Finally, here are some of the key recommendations the report makes for action ACRL will want to take in responding to the needs of the membership:
* ACRL should first ensure that it is effectively communicating the outcomes of current advocacy and leadership efforts (i.e., Council of Liaisons, Scholarly Communication, etc.).
* ACRL should showcase effective practices and publish articles in higher education publications and periodicals about how librarians and libraries are making meaningful contributions to the broader campus environment.
* ACRL should attempt to provide opportunities for ACRL members to speak/present at other higher (that’s an interesting one!).
* ACRL should ensure that any new efforts in the advocacy / leadership arena, are balanced with commensurate attention to professional development offerings (it’s clear that the greatest number of members cited professional development opportunties as the single most important ACRL service they desire)
* To ensure future viability of ACRL, it is critical that future marketing, communications and product development are informed by generational preference. For example, younger members place higher importance on professional development than do those nearing retirement. Therefore, ACRL should work strategically to ensure that younger members have ample opportunity to enhance their skills and advance in their careers. (I don’t think we can say enough about the importance of this one, and if comments received to part one of this report are an indicator our younger colleagues feel much more needs to be done to get them engaged in ACRL – and it may be that opportunites to do more at the chapter level are being missed).
* Finding ways for senior members to maintain a purposeful connection to the profession will be an important focus in the coming years. These members will likely need to stay current with technological developments in the field, which will enable ACRL to develop and market specific educational programs geared toward late-career members. Also, since these members are naturally predisposed to “support the profession,” it will be important to develop programs and services that tap into their desire to mentor, consult, and otherwise give back to the profession.

In summation I would conclude that the membership survey is mostly good news for ACRL. It’s clear that members are far more satisfied with the delivery of services than in past years, and when you look at what members’ report as their priorities and what ACRL is already doing to address those needs, it appears ACRL is a responsive professional organization. It is also clear that ACRL is faced with some significant challenges if it wants to remain relevant to academic librarians. The growing age divide in the membership is going to need attention soon or else we’ll have an association that is dominated by those on the cusp of retirement. ACRL must find ways to bridge the gap between its established senior members and the many new and younger academic librarians that are feeling alienated from the association.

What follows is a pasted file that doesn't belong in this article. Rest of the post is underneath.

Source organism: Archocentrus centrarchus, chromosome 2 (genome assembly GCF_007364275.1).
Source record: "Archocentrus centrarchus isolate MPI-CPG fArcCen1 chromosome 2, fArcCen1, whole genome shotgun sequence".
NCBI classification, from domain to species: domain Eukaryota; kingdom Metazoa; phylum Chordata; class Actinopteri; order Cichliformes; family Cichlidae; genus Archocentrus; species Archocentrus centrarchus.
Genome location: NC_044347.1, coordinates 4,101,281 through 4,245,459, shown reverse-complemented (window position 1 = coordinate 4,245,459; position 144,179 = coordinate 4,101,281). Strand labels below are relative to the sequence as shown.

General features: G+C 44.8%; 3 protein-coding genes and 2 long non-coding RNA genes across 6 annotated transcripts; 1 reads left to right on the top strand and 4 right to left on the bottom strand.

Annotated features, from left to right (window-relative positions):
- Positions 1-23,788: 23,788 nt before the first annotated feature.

Perhaps the ACRL leaders should look to some of the actions that Leslie Burger is taking to mend the generational meltdown that was left in the wake of Michael Gorman’s ALA presidency. What are good starting points? Bring in younger academic librarians to serve as advisors to the ACRL Board, make better use of new communications technologies to reach them, prioritize their involvement at the national level and national conference (ACRL already offers loads of scholarships to encourage new and younger members to attend), and create more intergenerational mentoring programs. ACRL already offers some of the highest quality professional development programs you can find anywhere and it needs to build on this strength. And as far as moving their professional development programs into the virtual environment, it’s no exaggeration to say that ACRL is the trendsetter among ALA divisions with its e-learning and virtual conference offerings. And since the report indicates that newer and younger members value professional development as their highest priority, ACRL needs to leverage its outstanding professional development to reach those members. But are we offering the types of professional development programs they need? We’ll only know through the establishment of better forms of two-way communication with the membership.

Start here by providing your comments. What can ACRL do for you and the membership to be as relevant as possible to members of this profession? Now that you know more about the results from the membership survey, what would you like to see ACRL do next? ACRLog invites your guest post on this topic. If you’d like to contribute a guest post on this topic please contact me directly.